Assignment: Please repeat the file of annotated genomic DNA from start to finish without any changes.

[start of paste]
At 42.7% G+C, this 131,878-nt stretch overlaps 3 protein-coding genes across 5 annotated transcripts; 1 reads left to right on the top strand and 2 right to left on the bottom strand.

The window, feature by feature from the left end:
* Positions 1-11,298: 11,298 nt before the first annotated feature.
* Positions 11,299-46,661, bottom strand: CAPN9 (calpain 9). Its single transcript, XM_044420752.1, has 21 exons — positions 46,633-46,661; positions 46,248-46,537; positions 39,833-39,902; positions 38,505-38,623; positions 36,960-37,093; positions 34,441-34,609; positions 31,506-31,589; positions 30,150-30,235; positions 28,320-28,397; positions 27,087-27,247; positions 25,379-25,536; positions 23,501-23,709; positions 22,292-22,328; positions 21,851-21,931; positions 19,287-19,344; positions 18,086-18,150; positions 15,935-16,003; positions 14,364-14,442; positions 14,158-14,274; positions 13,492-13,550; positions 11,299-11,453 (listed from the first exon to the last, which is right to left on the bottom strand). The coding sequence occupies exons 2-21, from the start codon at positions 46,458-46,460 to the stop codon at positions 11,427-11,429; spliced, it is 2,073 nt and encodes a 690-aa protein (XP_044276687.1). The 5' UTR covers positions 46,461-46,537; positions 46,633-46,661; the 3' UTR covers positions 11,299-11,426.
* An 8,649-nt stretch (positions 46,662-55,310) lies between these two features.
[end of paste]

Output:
At 42.7% G+C, this 131,878-nt stretch overlaps 3 protein-coding genes across 5 annotated transcripts; 1 reads left to right on the top strand and 2 right to left on the bottom strand.

The window, feature by feature from the left end:
* Positions 1-11,298: 11,298 nt before the first annotated feature.
* Positions 11,299-46,661, bottom strand: CAPN9 (calpain 9). Its single transcript, XM_044420752.1, has 21 exons — positions 46,633-46,661; positions 46,248-46,537; positions 39,833-39,902; positions 38,505-38,623; positions 36,960-37,093; positions 34,441-34,609; positions 31,506-31,589; positions 30,150-30,235; positions 28,320-28,397; positions 27,087-27,247; positions 25,379-25,536; positions 23,501-23,709; positions 22,292-22,328; positions 21,851-21,931; positions 19,287-19,344; positions 18,086-18,150; positions 15,935-16,003; positions 14,364-14,442; positions 14,158-14,274; positions 13,492-13,550; positions 11,299-11,453 (listed from the first exon to the last, which is right to left on the bottom strand). The coding sequence occupies exons 2-21, from the start codon at positions 46,458-46,460 to the stop codon at positions 11,427-11,429; spliced, it is 2,073 nt and encodes a 690-aa protein (XP_044276687.1). The 5' UTR covers positions 46,461-46,537; positions 46,633-46,661; the 3' UTR covers positions 11,299-11,426.
* An 8,649-nt stretch (positions 46,662-55,310) lies between these two features.